by Kirby Lee
For the last two years, Ke’Nyia Richardson has written “I am a 45-foot Triple
Jumper and a 13.50 hurdler” on the top of each page in her daily diary.
The goals seem to be becoming closer to reality for the 17-year old Richardson, who will
compete in the Arcadia Invitational this weekend.
In the National Scholastic Indoor Championships in New York City in March, Richardson,
17, bounded 44-6 3/4 to smash the U.S. high school record of 43-11 1/2 set in 1991 by more than
Richardson, a senior at Holy Names High, an all girls Catholic school in Northern California,
has now set her sights on the 45 feet and the national outdoor record of 44-11 3/4
. An evaluation of videotape of her record indoor jump gives Richardson confidence about
challenging the mark.
“I am obviously happy with what I jumped but when I looked through the tape, it wasn’t
perfect,” Richardson said. “I felt like I was jumping as far as I could but there’s a lot to work on
and improve on.’’
Richardson, whose first name is pronounced “Kan-eye-a,” has found success in athletics since
taking up the sport in high school three years ago.
She has not lost to a high school jumper in almost two seasons. In 2006, Richardson was the
American high school outdoor leader at 43-3 1/2 and had the top five high school marks of the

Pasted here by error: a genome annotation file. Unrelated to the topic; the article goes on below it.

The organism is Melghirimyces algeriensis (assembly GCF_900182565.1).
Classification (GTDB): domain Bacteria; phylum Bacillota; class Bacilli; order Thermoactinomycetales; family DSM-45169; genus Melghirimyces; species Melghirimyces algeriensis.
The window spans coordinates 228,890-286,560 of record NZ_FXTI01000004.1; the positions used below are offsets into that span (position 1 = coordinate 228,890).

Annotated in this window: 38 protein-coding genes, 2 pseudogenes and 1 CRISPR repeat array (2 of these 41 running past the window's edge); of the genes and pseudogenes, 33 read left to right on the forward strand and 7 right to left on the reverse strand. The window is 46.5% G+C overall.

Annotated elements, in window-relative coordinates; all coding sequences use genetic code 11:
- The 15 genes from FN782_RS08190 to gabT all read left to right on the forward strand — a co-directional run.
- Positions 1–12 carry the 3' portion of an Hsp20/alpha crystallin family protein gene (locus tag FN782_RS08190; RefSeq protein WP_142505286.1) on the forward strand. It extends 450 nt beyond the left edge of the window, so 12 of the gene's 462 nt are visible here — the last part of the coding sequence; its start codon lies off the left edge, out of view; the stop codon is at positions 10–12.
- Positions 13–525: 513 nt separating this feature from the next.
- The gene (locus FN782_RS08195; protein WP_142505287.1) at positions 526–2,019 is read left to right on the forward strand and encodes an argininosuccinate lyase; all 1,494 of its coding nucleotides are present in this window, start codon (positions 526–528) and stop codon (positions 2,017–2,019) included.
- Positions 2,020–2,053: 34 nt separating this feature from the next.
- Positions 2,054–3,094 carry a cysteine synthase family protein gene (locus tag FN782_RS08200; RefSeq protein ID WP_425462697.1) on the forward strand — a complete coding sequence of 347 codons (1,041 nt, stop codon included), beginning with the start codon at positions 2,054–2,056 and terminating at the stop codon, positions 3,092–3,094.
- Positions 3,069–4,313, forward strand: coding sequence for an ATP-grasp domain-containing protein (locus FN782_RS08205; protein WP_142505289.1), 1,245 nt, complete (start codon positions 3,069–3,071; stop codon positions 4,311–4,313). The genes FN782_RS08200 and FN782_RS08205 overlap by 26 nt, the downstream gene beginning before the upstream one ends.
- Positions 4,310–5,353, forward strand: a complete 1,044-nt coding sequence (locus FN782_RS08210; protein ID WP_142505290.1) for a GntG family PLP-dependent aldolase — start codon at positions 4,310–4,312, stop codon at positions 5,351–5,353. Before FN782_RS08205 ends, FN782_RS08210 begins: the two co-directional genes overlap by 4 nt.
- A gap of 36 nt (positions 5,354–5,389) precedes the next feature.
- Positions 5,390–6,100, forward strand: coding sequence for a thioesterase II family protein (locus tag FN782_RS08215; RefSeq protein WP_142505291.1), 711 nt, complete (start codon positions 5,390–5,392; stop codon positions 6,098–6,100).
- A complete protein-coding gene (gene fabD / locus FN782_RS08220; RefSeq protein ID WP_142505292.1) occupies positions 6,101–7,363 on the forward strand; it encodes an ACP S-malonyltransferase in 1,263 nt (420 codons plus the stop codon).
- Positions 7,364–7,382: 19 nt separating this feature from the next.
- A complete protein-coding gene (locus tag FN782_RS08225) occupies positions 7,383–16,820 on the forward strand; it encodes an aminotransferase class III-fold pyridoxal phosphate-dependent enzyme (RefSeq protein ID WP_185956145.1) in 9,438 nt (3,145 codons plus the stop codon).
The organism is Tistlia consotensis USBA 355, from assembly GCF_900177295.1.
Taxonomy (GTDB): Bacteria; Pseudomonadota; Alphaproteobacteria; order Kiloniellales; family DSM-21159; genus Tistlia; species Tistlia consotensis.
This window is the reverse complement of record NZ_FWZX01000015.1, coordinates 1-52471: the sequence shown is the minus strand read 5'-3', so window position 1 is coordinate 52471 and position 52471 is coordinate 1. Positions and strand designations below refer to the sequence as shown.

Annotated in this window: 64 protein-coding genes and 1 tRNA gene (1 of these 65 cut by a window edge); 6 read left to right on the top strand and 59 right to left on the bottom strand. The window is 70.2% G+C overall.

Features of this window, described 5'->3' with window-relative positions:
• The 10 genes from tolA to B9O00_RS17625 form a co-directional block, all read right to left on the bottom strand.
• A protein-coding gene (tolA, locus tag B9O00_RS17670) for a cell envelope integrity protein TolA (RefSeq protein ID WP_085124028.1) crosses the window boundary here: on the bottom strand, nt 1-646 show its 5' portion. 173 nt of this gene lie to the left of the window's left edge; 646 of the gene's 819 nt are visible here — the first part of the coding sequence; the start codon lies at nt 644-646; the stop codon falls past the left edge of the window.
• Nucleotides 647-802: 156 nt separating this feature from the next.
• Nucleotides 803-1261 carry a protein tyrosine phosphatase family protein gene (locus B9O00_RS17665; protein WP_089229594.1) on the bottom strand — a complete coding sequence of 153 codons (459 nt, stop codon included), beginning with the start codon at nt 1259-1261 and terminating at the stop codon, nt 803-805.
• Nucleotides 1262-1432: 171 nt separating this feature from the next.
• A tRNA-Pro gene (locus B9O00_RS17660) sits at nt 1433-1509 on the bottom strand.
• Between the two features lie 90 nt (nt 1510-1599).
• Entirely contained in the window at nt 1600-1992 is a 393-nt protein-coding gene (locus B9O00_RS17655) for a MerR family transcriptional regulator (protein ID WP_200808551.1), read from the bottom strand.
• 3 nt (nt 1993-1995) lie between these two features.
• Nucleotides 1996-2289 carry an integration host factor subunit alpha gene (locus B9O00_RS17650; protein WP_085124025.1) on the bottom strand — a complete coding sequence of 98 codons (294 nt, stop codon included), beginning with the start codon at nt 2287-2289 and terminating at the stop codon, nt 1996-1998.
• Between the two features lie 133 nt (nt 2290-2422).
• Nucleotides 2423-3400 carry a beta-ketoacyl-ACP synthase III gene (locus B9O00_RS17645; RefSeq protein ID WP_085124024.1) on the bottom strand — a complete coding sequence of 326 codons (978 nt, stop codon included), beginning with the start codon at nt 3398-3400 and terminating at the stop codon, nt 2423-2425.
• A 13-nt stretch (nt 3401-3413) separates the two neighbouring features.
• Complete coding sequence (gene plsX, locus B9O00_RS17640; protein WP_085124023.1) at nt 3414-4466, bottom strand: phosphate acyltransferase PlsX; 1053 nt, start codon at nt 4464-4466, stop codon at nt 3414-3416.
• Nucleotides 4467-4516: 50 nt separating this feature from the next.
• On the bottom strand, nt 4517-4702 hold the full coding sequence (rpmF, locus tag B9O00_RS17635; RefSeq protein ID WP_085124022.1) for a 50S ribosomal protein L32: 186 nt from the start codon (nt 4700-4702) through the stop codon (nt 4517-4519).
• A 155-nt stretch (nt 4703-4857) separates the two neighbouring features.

At age 15, Richardson was the youngest member of the age 19 and under U.S. Pan American
Junior team in 2005.
Last June, Richardson, who had the top five U.S. high school marks of the year, won the
USATF Junior Title to earn a berth in the IAAF World Junior Championships in Beijing.
Richardson has run 13.88 in the 100m Hurdles, an event that she picked up as sophomore two
Richardson will have an opportunity to excel in both events next year in college at UCLA
where she will train under the guidance of Bobby Kersee.
“She has the capability to be a great hurdler but her heart lies in the triple jump,” Richardson’s high
school coach Curtis Taylor said.
The triple jump and the hurdles have complemented one another and been a distraction to Richardson.
Richardson said the speed from the hurdles has been beneficial to her approach in the triple
jump. However, Richardson has frequently had to compete in the events simultaneously.
“It’s difficult to concentrate on both but I do the best I can,” Richardson. “I take a jump and
then sprint 100 percent and then I’m tired when I try to go back to get in the jump mode.’’
At the National Scholastic Indoor Meet, however, the events were staggered to allow
Richardson to focus exclusively on the triple jump. She had three jumps over her previous best,
including the national-record effort in the sixth round.
“It didn’t feel any different than the other jumps,” Richardson said. “I was focusing on what I
had been practicing the last few weeks.’’